If they were to commute their current account based pensions, take a lump sum to fund the purchase of the vehicle or pay for the renovations, and then commence a new account based pension immediately, their super fund would have effectively remained in pension phase for the whole year and therefore retain the tax free status.
By commuting their account based pensions and starting new ones, this would mean that the grandfathered age pension income test would no longer apply to them. This would more than likely result in a reduced age pension as the revised age pension income rules will apply to the new account based pensions that they commence.
There is a strategy that can be used resulting in a lump sum being taken by a member that is not counted as a pension payment, and the existing pension continues to be paid, and the grandfathered income test allowing for the purchase price to be deducted from the account based pension received continues.
Under this strategy there is a partial commutation of the account based pension, the partial commutation is counted as a lump sum payment and not counted as extra pension income received, and the account based pension continues.
Advice should be obtained before using this strategy is used as a partial commutation will result in a reduction in the purchase price that can be used to reduce the account based pension received.
What you need to do is to find an adviser that can work through each of the three alternatives available to you namely:
- taking a lump sum pension payment to provide the funds required,
- commuting the current account based pension and taking a lump sum then commencing a new one, or
- taking a partial commutation of the current account based pension to provide the lump sum required.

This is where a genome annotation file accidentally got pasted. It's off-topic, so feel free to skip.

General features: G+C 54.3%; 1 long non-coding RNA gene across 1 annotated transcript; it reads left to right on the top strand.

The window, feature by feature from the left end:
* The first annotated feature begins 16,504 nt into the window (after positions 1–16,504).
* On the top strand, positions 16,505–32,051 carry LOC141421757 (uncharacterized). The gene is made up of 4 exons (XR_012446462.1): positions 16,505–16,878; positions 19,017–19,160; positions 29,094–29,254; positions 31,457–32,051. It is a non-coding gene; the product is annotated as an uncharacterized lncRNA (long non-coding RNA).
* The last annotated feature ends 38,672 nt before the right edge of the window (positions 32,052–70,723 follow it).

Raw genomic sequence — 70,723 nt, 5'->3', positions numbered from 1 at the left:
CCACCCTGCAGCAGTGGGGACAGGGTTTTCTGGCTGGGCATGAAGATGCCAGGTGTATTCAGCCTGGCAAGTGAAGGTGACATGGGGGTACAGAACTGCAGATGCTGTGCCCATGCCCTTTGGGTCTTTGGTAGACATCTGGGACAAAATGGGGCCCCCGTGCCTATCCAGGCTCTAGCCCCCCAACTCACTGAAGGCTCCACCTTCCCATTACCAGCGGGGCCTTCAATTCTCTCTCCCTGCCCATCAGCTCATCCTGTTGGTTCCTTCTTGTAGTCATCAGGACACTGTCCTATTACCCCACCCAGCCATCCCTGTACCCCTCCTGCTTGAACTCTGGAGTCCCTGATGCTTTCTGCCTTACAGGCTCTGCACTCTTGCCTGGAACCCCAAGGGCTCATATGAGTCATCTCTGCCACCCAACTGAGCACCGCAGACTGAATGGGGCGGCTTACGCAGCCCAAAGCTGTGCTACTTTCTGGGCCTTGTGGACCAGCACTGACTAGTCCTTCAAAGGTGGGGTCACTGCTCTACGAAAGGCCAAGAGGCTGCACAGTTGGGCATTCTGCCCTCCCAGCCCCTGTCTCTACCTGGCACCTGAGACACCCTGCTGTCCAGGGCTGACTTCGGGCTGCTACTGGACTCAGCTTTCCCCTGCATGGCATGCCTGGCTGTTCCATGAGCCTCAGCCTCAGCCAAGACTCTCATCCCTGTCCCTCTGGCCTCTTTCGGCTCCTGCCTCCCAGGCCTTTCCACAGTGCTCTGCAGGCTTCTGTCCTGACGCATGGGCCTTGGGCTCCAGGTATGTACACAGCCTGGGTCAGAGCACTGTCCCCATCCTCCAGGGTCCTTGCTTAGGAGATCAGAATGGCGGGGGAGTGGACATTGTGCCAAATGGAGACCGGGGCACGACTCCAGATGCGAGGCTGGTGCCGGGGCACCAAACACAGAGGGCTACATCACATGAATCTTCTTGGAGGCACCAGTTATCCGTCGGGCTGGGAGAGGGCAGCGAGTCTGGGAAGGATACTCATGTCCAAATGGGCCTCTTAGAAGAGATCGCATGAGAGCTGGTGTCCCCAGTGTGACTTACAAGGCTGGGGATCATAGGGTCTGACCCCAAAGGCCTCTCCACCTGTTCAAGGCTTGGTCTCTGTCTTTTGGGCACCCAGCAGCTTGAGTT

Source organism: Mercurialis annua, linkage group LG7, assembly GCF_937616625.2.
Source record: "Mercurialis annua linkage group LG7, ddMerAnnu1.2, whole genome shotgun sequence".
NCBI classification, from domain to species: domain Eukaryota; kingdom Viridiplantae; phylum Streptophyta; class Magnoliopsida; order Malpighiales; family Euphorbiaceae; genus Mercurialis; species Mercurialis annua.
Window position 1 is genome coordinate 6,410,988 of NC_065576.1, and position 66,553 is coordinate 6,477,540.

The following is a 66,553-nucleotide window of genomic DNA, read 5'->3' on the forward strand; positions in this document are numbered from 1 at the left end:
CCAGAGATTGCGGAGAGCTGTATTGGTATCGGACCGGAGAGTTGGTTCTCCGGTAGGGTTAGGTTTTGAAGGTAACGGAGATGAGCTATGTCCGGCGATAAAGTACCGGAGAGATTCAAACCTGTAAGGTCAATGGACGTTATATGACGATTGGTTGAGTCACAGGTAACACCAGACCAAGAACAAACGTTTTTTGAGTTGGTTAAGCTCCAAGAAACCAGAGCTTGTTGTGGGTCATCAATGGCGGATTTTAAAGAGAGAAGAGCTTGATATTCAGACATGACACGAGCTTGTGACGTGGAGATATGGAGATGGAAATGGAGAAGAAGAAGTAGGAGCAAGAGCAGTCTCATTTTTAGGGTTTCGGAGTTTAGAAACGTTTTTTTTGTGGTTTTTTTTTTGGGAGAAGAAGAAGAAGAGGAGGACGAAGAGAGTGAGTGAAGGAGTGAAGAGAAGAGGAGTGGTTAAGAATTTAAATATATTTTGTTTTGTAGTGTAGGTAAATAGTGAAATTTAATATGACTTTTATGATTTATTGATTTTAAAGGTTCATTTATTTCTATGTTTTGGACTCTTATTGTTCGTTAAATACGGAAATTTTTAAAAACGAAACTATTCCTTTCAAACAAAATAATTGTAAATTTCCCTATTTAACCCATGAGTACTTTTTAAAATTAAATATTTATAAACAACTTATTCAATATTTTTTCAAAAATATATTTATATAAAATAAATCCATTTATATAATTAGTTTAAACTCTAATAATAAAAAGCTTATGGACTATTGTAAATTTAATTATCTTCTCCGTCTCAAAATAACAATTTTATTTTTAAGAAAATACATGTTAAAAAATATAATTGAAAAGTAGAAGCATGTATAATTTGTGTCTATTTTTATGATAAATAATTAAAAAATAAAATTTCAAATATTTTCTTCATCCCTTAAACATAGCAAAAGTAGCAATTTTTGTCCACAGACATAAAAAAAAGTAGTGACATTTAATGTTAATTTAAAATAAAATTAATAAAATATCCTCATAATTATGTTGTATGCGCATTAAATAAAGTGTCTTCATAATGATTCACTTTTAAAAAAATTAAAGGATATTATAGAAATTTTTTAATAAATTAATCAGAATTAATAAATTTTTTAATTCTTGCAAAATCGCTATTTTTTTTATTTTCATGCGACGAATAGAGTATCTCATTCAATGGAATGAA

After the calculations have been done by this adviser it will become evident which of your three options will provide you with the best combined superannuation and Centrelink result.
Considering a possible future tax on super earnings
The media reports of an impending tax on super funds in pension mode have me really concerned.
Like many I have followed the rules and put the maximum into super. Alternative strategies in the private investment field have been avoided to take up the generous legislated tax free status.
I am assured by my accountant that any changes to the tax free status will not affect funds currently in place as they would be grandfathered on the basis that retrospective legislation has never occurred before. I hope she is right as a 15 per cent tax on income would cost me very large amounts of money every year. Should I still be worried?
Answer: As the policy to tax superannuation pension accounts that earned more than $75,000 a year was put forward by the Labor party, and if they took this policy to an election they would more than likely not get elected due to its retrospective nature, I think your accountant is correct.
Unfortunately there has not been a statement from the Coalition that they will definitely not introduced retrospective legislation. The main promise that they have made is that no adverse changes would be made to superannuation in their first term of government.
Any subscribers to Eureka Report that are concerned about a possible change of heart by the Coalition about introducing retrospective changes to superannuation benefits, should write to their local member and pose the question to them.
Note: We make every attempt to provide answers to readers’ questions, however, answers are of a general nature only. Subscribers should seek independent professional advice for more in-depth information that is specific to their situation.